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the Complete Review
the complete review - fiction

Dante Alighieri's
Publishing Company

Eric Lane

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To purchase Dante Alighieri's Publishing Company

Title: Dante Alighieri's Publishing Company
Author: Eric Lane
Genre: Novel
Written: 1985
Length: 158 pages
Availability: Dante Alighieri's Publishing Company - US
Dante Alighieri's Publishing Company - UK
Dante Alighieri's Publishing Company - Canada

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Our Assessment:

B : fun little lightly fictionalized publishing tale

See our review for fuller assessment.

The complete review's Review:

       Dante Alighieri's Publishing Company is a fictional account of the founding and sputtering start of publishing house 'Dead Loss'.
       The novel is presented as four of the notebooks kept by Dead Loss-publisher Dante Alighieri between 1978 and 1980, in which he chronicles the ups and downs of his (ad)venture.
       Early on Dante describes how they tried to find a name for the publishing house:

     "ICARUS has been used before", he informs me, "but DAEDALUS isn't bad. Better than QUALITY BOOKS at any rate."
     I try DAEDALUS out on Anton. He is sceptical and says it's the kind of name Private Eye would soon turn into DEAD LOSS.
       Readers will have guessed even before then that Dante Alighieri's Publishing Company is, in fact, a thinly-veiled account of publisher Dedalus' own rough and tumble start -- written, after all, by Dedalus publisher and co-founder Eric Lane, who also, under his own name, provides an editorial Foreword as part of the fiction. The 'Dante Alighieri' of the novel is, however, also a stand-in for Lane -- with Lane also using the names of several other larger-than-life literary figures for his characters (who otherwise bear only limited resemblance to their namesakes), such as Mary Shelley, Anthony Trollope, and Jane Austen.
       The notebooks begin in 1978, with Dante an unenthusiastic law student at the L.S.E.. In his mid-twenties, Dante has also been following writerly pursuits, including taking a Novel Class at the Art Centre. Frustrated when his own manuscript doesn't win a first-novel writing prize, he begins to consider publishing it himself -- indeed, starting his own publishing house. With limited funds -- and a growing family, as wife Beatrice soon becomes pregnant -- his ambitions would seem to far outweigh his ability but he nevertheless pushes ahead.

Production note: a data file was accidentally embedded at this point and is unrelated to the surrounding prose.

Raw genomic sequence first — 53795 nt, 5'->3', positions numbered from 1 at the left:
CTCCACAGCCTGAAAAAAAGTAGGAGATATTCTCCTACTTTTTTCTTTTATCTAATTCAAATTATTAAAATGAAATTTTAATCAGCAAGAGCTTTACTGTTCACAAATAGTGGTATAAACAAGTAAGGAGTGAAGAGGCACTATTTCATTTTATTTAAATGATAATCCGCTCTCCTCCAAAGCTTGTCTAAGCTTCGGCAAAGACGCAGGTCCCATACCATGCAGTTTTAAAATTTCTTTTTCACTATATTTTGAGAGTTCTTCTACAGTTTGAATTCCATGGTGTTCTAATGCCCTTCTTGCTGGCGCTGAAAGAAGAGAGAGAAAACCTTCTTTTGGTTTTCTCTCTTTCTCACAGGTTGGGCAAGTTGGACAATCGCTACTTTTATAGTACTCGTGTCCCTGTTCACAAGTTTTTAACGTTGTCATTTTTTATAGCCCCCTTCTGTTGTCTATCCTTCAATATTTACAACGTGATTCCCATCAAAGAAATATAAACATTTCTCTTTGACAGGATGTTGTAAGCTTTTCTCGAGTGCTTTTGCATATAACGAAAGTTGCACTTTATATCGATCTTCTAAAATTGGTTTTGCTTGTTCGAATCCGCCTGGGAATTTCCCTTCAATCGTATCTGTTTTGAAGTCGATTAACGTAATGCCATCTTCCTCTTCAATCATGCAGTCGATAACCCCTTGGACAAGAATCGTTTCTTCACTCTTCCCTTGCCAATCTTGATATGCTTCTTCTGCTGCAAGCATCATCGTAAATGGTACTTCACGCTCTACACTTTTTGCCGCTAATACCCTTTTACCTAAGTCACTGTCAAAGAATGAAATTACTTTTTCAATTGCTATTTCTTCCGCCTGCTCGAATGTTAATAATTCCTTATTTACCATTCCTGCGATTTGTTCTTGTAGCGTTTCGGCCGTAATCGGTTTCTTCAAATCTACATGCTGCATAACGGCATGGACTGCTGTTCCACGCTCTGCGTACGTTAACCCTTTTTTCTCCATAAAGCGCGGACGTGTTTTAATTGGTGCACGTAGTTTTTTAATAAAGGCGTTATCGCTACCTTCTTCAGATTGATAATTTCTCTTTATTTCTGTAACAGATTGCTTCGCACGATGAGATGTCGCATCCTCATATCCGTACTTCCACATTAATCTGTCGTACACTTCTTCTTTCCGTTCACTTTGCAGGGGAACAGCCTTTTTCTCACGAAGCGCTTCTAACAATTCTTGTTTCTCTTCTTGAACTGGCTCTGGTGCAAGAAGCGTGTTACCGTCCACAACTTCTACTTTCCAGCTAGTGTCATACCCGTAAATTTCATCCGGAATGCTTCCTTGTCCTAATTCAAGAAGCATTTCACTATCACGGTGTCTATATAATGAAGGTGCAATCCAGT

Dante has manuscripts from several Novel Class classmates for the initial list -- "Jane Austen's novel, a very smart piece of social commentary, with the occasional baby battering scene" is clearly Ros Franey's Cry Baby -- and with some financial contributions from them as well he can get started on printing them. Soon enough he has 10,000 books -- and faces the problem of where to put them all -- and begins making the rounds, trying to get them in the shops. He's even reasonably successful with that; he even gets some press attention. The reality of publishing proves, however, inescapable -- driven home when one bookshop returns twenty-four of the twenty-five copies of one title they took on:
     "We managed to sell one copy of Ireland and Enfields Green, and that's all I'm afraid. Please credit us for the rest."
     "But we've been on TV and in the papers."
     "Yes I know, but you haven't sold any books."
       They hope for reviews; they pin their hopes on a can't miss Oberammergau-passion-play tie-in (which of course flops). And ultimately Dante sees only one sure-fire way to success: publishing these notebooks that chronicle the story of Dead Loss.
       The Foreword to the novel had already revealed this final turn -- as well as both Dante's untimely death, on January 15th, 1985, "after a Foyle's lunch at which he was the guest of honour", and the publishing company's fate:
     The success of the Dead Loss imprint started by signor Alighieri is now legendary, with authors like Jane Austen, Anthony Trollope, Mary Shelley and Yoll household names in every land where books are read.
       So we know from the outset of the semi-happy ending -- that Dead Loss (if not publisher Dante) would not just pull through, despite all the hurdles it faced, but become a great success.
       It makes for an amusing, lively story of a small but ambitious publisher trying to break into the business and everything that stands in the way of success (not least disapproving parents, as well as the usual demands of family life).
       In closely following the actual Dedalus-story -- including the idea of a European Classics-line and an early bet on Giovanni Verga, as well as a PR stunt involving a coffin (with photos included !) -- it makes for fun reading for any fan of the publisher. While Dedalus may not have had quite the break-out success Dead Loss did, it's good to see that it -- and its very impressive list, still growing in wonderful directions -- putter admirably along, more than forty years on.

- M.A.Orthofer, 28 June 2023

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Dante Alighieri's Publishing Company: Reviews: Dedalus: Other books of interest under review:

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About the Author:

       Eric Lane is the publisher of Dedalus.

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© 2023 the complete review

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